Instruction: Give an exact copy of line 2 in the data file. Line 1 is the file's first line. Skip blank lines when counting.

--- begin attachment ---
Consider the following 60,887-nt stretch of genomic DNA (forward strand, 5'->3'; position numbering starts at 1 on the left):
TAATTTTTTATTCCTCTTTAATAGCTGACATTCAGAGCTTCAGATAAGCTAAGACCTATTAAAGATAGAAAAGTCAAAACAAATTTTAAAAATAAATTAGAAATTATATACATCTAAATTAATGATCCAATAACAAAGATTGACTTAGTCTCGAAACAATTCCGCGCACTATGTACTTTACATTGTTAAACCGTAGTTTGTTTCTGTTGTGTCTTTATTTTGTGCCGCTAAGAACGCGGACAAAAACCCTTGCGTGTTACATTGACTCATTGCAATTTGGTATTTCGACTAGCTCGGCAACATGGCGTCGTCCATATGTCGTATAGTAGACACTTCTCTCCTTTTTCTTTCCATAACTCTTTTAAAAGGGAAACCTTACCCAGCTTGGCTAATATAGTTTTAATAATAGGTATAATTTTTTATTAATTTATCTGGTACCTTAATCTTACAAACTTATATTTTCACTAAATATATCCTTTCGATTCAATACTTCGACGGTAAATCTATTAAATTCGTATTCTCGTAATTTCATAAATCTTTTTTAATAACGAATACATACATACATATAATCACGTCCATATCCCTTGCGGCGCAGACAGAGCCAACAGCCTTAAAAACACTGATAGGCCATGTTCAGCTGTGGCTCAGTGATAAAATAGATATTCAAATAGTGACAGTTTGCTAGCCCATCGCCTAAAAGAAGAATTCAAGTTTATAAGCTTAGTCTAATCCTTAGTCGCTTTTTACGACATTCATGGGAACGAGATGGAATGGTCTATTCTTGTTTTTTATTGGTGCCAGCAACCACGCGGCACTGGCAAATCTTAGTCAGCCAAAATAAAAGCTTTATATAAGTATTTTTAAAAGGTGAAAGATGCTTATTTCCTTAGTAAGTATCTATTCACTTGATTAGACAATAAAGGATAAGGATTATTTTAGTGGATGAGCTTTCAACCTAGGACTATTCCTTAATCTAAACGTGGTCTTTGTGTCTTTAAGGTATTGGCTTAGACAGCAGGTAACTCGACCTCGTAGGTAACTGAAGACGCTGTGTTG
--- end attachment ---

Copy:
TAATTTTTTATTCCTCTTTAATAGCTGACATTCAGAGCTTCAGATAAGCTAAGACCTATTAAAGATAGAAAAGTCAAAACAAATTTTAAAAATAAATTAGAAATTATATACATCTAAATTAATGATCCAATAACAAAGATTGACTTAGTCTCGAAACAATTCCGCGCACTATGTACTTTACATTGTTAAACCGTAGTTTGTTTCTGTTGTGTCTTTATTTTGTGCCGCTAAGAACGCGGACAAAAACCCTTGCGTGTTACATTGACTCATTGCAATTTGGTATTTCGACTAGCTCGGCAACATGGCGTCGTCCATATGTCGTATAGTAGACACTTCTCTCCTTTTTCTTTCCATAACTCTTTTAAAAGGGAAACCTTACCCAGCTTGGCTAATATAGTTTTAATAATAGGTATAATTTTTTATTAATTTATCTGGTACCTTAATCTTACAAACTTATATTTTCACTAAATATATCCTTTCGATTCAATACTTCGACGGTAAATCTATTAAATTCGTATTCTCGTAATTTCATAAATCTTTTTTAATAACGAATACATACATACATATAATCACGTCCATATCCCTTGCGGCGCAGACAGAGCCAACAGCCTTAAAAACACTGATAGGCCATGTTCAGCTGTGGCTCAGTGATAAAATAGATATTCAAATAGTGACAGTTTGCTAGCCCATCGCCTAAAAGAAGAATTCAAGTTTATAAGCTTAGTCTAATCCTTAGTCGCTTTTTACGACATTCATGGGAACGAGATGGAATGGTCTATTCTTGTTTTTTATTGGTGCCAGCAACCACGCGGCACTGGCAAATCTTAGTCAGCCAAAATAAAAGCTTTATATAAGTATTTTTAAAAGGTGAAAGATGCTTATTTCCTTAGTAAGTATCTATTCACTTGATTAGACAATAAAGGATAAGGATTATTTTAGTGGATGAGCTTTCAACCTAGGACTATTCCTTAATCTAAACGTGGTCTTTGTGTCTTTAAGGTATTGGCTTAGACAGCAGGTAACTCGACCTCGTAGGTAACTGAAGACGCTGTGTTG